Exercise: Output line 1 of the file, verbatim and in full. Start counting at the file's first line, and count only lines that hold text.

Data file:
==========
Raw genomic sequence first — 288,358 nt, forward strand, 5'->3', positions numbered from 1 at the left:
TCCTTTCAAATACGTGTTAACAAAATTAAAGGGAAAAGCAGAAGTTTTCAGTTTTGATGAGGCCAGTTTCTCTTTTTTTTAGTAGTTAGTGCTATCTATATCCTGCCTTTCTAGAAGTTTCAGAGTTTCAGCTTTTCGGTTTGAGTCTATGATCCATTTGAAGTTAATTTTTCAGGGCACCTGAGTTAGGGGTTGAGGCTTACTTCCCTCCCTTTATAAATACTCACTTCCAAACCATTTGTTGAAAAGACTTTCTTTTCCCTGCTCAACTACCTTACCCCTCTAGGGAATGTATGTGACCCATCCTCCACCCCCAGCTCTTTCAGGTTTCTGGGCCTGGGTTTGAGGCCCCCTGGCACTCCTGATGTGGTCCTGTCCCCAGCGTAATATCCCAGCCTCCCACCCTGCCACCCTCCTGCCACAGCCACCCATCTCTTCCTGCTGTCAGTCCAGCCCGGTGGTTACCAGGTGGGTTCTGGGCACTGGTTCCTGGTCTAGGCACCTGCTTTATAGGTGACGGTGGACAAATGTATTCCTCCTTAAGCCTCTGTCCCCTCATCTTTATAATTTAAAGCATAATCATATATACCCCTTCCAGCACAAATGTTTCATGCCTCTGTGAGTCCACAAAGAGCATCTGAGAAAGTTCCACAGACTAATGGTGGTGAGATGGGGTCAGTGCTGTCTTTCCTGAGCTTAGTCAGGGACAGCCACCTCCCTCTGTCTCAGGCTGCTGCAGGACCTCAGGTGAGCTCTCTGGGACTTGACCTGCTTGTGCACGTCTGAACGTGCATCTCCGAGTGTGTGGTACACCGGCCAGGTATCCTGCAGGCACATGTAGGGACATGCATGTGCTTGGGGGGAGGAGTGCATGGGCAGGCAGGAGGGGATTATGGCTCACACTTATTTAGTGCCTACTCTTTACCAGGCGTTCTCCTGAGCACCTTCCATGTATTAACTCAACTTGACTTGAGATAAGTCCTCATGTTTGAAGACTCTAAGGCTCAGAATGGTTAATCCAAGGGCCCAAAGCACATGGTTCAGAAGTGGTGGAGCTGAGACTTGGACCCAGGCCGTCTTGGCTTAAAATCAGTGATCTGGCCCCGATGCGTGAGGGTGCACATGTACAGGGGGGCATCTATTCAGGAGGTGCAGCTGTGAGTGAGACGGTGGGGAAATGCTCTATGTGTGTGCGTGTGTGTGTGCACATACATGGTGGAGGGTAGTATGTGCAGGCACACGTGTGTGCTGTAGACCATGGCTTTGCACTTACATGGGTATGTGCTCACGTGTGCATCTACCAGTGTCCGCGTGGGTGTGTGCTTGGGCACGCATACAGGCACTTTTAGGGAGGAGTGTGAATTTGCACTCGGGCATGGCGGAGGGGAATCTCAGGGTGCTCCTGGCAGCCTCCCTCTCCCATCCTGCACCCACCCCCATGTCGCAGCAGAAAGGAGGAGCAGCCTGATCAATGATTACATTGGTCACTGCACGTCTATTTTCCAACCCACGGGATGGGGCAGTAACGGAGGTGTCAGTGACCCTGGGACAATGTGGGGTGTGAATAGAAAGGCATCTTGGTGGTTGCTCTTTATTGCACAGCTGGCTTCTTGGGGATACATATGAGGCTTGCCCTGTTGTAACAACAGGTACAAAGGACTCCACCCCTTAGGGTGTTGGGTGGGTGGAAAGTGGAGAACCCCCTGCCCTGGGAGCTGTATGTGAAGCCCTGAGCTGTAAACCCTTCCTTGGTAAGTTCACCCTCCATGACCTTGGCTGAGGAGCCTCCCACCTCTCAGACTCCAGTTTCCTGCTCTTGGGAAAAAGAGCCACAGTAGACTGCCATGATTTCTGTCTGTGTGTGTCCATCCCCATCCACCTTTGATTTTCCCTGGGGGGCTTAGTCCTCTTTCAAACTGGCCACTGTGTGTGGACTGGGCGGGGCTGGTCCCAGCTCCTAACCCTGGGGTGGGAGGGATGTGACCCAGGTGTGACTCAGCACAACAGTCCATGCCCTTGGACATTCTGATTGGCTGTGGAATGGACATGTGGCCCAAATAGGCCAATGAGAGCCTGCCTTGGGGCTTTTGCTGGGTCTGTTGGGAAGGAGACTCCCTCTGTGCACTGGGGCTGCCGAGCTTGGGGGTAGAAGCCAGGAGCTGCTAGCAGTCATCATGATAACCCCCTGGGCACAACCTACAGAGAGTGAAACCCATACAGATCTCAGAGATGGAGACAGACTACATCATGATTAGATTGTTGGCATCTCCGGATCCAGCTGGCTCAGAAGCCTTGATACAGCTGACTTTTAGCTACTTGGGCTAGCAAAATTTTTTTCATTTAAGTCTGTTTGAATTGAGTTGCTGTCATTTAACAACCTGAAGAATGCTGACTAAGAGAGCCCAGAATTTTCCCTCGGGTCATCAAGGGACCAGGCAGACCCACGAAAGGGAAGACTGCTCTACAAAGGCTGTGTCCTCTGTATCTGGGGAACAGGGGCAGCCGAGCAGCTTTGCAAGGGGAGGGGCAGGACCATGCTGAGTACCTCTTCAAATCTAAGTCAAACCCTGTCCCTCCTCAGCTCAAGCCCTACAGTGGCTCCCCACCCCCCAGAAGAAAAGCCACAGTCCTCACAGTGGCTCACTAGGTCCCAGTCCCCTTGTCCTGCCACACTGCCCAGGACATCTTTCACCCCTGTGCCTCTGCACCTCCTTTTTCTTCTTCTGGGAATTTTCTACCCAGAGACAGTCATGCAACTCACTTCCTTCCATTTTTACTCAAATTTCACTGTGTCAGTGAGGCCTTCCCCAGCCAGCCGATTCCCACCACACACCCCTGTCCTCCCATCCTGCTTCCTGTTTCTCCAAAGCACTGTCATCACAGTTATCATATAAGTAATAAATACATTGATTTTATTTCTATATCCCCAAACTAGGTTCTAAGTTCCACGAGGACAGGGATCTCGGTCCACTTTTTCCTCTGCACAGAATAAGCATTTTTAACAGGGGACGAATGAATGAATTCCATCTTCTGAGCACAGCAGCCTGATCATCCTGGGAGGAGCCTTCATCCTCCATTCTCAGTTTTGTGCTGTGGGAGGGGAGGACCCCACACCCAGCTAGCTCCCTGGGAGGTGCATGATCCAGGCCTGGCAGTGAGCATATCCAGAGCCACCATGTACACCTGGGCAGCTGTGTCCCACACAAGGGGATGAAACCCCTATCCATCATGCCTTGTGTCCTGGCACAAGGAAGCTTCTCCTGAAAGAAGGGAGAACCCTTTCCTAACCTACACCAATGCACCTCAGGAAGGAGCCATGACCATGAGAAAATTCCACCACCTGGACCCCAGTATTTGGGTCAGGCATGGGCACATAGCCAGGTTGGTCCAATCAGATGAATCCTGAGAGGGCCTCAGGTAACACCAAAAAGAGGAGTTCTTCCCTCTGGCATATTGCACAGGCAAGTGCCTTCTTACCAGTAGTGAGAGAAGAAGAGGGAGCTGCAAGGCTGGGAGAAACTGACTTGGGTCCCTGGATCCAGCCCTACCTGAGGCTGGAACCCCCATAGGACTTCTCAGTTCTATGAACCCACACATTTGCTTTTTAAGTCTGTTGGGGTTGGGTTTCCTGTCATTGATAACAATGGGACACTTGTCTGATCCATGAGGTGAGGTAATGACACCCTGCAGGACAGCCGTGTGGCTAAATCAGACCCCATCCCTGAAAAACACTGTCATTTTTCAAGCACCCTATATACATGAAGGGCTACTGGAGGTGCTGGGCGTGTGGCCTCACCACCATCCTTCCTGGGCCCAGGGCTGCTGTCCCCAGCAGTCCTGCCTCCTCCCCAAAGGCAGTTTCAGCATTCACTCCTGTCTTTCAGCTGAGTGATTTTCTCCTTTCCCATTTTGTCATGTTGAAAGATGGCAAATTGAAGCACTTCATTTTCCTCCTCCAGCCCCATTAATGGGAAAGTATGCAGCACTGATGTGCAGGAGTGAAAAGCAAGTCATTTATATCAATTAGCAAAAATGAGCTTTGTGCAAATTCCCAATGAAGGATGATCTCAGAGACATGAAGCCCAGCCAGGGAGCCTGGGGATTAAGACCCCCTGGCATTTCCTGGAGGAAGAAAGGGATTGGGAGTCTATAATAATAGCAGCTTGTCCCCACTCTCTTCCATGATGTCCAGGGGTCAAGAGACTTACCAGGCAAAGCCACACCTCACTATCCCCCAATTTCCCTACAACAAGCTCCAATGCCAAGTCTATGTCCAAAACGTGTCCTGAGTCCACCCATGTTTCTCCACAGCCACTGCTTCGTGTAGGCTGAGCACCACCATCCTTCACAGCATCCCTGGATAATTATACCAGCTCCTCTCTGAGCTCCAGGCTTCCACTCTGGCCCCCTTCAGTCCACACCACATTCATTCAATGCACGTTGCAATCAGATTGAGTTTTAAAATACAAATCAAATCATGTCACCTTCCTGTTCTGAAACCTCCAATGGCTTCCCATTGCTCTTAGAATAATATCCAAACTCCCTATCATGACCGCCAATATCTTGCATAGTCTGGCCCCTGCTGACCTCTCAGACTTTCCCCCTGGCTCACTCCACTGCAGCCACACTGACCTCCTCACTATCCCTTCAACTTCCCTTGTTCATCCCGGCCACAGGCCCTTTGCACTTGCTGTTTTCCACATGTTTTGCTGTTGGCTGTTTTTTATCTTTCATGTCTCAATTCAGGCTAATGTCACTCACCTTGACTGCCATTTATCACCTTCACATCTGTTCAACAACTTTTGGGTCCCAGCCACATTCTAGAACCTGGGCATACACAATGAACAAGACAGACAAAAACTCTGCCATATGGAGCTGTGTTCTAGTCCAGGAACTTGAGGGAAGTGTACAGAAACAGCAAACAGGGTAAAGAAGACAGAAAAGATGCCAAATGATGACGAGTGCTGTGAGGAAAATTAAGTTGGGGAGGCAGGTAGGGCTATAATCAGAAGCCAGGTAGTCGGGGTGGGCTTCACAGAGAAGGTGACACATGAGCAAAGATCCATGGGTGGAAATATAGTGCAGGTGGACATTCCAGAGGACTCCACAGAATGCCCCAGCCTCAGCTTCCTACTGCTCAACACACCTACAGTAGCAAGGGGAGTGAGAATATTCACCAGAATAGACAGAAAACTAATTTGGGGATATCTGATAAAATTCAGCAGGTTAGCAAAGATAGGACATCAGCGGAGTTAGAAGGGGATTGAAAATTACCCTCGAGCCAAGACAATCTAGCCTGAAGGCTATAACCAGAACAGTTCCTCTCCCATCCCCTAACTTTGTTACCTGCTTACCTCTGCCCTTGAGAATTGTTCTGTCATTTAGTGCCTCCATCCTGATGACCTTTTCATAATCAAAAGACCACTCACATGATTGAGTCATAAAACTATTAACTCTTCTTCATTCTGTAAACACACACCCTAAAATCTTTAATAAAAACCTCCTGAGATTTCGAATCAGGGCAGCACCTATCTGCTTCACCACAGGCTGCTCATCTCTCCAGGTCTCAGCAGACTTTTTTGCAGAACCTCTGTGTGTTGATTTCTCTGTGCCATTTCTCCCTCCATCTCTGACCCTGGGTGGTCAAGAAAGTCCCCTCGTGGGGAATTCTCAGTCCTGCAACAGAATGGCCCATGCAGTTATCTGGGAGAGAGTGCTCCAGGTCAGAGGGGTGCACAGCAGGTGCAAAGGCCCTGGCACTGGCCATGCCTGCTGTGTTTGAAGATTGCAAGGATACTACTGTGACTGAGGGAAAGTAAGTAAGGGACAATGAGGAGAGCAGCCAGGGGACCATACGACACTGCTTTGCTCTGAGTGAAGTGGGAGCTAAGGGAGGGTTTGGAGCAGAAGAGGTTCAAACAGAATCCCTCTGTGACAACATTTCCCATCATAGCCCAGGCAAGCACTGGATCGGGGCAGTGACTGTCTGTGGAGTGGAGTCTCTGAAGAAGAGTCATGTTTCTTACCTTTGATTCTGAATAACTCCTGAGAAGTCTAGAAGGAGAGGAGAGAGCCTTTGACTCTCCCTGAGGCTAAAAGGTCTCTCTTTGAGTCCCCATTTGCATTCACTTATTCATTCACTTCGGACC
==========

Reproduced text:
Raw genomic sequence first — 288,358 nt, forward strand, 5'->3', positions numbered from 1 at the left: